There is no chance I will last past the early fifties in this series as the pain of slogging through so many dozens of tepid albums ever closer to a lukewarm forgetful kind of nothingness, literally more than 500 tracks, is really getting to my sanity.
Quickly: Volumes 41 and 44 are to come later, they are not included in this package. Volume 42 with Lucien Attard on the uber-French Accordeon is a bit grating as it lacks in originality. You will be pleasantly or in my case unfavourably reminded of being back in that country famous for its cheeses, cathedrals, and spectacular rudeness, when you hear this one. I have little interest in knowing who Attard is after listening to this, nor in returning to his country after my fourth and last visit there.
Volume 43 presents the team of Roland Romanelli and Jannick Top again, we saw them together before to good effect (no. 38). Note that the former made a chansonnier private press in the seventies and went on to convert, as so many of his countrymen did, to simple upbeat electronic-synthesizer music in the eighties, as well as contempt for everyone non-french/not white. Thus his album Connecting Flight from the same year is very similar to any output by for ex. Jean-Michel Jarre, Patrick Vian, or even Teddy Lasry. Didn't like it myself. (Though not as much as I hated the arrogantly inept staff at Charles De Gaulle airport. Like so many others with similar experiences, perhaps half the world, I will never go back there.) On the other hand, this volume has some very pleasant compositions in the usual soundtracking style. I guess with that team you couldn't go wrong. Too bad they don't work at the Gare Du Nord, in Paris.
Volume 45 is pleasant as well with at least a handful of listenable compositions, this time from Francis Rimbert and Jean-Pierre Savelli. The former appeared in multiple AO's as well, most recently in the 36 which again I hated. Note that he is another exemplar of the synthesizer-addicted Frenchman. I wonder what it is about fine red wines, electronic keys, and supreme arrogance that fit together so well.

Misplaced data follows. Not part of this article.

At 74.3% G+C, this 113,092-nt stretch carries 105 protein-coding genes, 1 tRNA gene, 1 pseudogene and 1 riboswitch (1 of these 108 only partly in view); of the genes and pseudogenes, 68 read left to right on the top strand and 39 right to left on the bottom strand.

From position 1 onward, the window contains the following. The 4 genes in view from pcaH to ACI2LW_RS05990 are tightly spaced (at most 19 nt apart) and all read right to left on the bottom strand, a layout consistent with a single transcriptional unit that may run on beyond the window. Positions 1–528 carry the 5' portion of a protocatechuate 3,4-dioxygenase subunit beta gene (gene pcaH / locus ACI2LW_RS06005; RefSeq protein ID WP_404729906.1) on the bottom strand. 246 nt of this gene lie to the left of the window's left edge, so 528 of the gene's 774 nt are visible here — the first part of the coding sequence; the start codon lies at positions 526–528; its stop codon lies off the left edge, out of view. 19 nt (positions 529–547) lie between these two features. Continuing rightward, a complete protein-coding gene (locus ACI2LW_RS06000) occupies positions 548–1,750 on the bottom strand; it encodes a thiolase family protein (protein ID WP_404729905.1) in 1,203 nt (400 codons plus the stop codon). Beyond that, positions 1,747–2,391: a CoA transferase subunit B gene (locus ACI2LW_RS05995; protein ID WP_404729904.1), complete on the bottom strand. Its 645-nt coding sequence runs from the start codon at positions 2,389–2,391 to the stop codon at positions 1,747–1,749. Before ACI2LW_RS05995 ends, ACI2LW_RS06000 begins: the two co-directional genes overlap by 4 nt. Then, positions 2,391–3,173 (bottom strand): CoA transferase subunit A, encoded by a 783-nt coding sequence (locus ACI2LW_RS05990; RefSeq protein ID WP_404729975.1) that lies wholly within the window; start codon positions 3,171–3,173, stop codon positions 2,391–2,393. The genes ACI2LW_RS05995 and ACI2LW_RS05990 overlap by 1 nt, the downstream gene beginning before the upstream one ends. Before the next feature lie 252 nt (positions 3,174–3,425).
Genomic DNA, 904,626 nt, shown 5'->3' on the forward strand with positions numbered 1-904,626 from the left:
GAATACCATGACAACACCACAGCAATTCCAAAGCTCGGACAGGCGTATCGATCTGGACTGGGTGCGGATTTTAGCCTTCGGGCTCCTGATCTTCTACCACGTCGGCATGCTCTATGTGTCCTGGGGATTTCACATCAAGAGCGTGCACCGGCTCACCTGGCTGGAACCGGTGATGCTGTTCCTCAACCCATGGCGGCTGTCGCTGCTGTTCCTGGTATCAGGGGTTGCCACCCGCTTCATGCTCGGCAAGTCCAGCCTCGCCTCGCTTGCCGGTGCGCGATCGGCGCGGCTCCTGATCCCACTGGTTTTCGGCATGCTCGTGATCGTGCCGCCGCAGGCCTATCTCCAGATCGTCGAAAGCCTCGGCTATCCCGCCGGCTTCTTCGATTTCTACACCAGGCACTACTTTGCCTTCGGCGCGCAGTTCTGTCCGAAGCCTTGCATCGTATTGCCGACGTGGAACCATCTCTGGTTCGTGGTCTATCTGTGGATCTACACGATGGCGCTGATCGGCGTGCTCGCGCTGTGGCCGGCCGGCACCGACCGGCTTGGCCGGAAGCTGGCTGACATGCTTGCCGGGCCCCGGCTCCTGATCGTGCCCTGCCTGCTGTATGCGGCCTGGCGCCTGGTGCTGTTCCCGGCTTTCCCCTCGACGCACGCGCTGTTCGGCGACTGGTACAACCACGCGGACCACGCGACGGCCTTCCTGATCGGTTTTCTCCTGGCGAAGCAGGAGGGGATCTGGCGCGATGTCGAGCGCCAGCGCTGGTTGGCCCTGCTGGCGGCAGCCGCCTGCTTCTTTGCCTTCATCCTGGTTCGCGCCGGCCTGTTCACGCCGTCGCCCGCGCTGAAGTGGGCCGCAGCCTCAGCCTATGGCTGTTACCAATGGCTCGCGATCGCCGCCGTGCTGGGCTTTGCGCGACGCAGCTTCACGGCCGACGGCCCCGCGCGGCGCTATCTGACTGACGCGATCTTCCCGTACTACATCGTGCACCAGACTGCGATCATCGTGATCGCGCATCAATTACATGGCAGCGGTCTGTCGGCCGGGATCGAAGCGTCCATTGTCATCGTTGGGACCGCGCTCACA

Volume 46 is interesting, called Carmensijazz (the title of one of the compositions), it includes tracks or excerpts from the Traitement Special record I ripped earlier on the second side, the first presenting some mediocre modal jazz, acoustic though not fusionic, from one Christian Pegand. This gentleman in the same year (1982) made a record called Salut J' Arrive, could be good? Anybody know?
Vol. 47 was a popular one due to involvement of library luminaries Milpatte (Bernard Fevre) and Serge Bulot. I believe it was ripped long ago and is prob. well-known to everyone. Bulot's album Sanctuaire D'ecole to me is one of the best library records-- ever. This lp is comparatively disappointing.
48 now instead has Francis Rimbert teamed up with Frederick Rousseau. The latter's career almost started here, and stretched out into the eighties and nineties. I wonder if his later output was innocuous or interesting? At any rate, the economic law of diminishing rate of returns applies here and there are only 2-3 interesting compositions in this one. It would be magnificent if we could chart the no. of good songs versus progression over time of the volumes, as I am relatively certain we'd get a bell curve with its peak at volumes 32-34. Well, except for the nadir of czech classical music period from 23-30, where there is literally nothing, so I suppose instead of a bell we'd have a punched derby hat, clearly punched for good reasons (a bimodal distribution, perhaps even trimodal depending on how much you like the sound of Philadelphia).
For example, Rimbert's Quai de l'Enigme:
49 and 50 present the team of Romanelli (here called Izzanelli) and Jannick Top (here called Samy Wathson) for some very simple synthetic easy listening. I wonder what was the reason for all the pseudonyms in library music, for some specific licencing or copyright purposes? It doesn't make sense as you'd think the reputations of the composers would mean something. Strangely the first is forgettable while volume 50 is extremely good, another peak to render more multimodal our curve. The latter's all-out space theme is particularly nostalgic and evocative for me. The track Patrouille Spaciale (i.e., space patrol) from them is very Stravinskyesque, it reminds me as well of the best of legendary and hugely versatile library composer Alan Hawkshaw (cf. his 1977 Road Forward, another library masterpiece everyone should know):
In Volume 51 Rimbert is now sadly alone and, so deep in the 80s, we can't really expect too much anymore, nor of course do we get it. I, too, had low expectations going into the Galeries Lafayette and mostly went with my wife to show her the architecture and design. Little did we know the salespeople in addition to being unhelpful, obviously, that part was not a surprise, would scream at us to clean up after our children, berate us for our baby pulling off his sock and having a bare foot, and prevent us from touching their shoes for sale (and thus from buying any). Sigh. Yet let us enjoy the country still from the safety of our record players...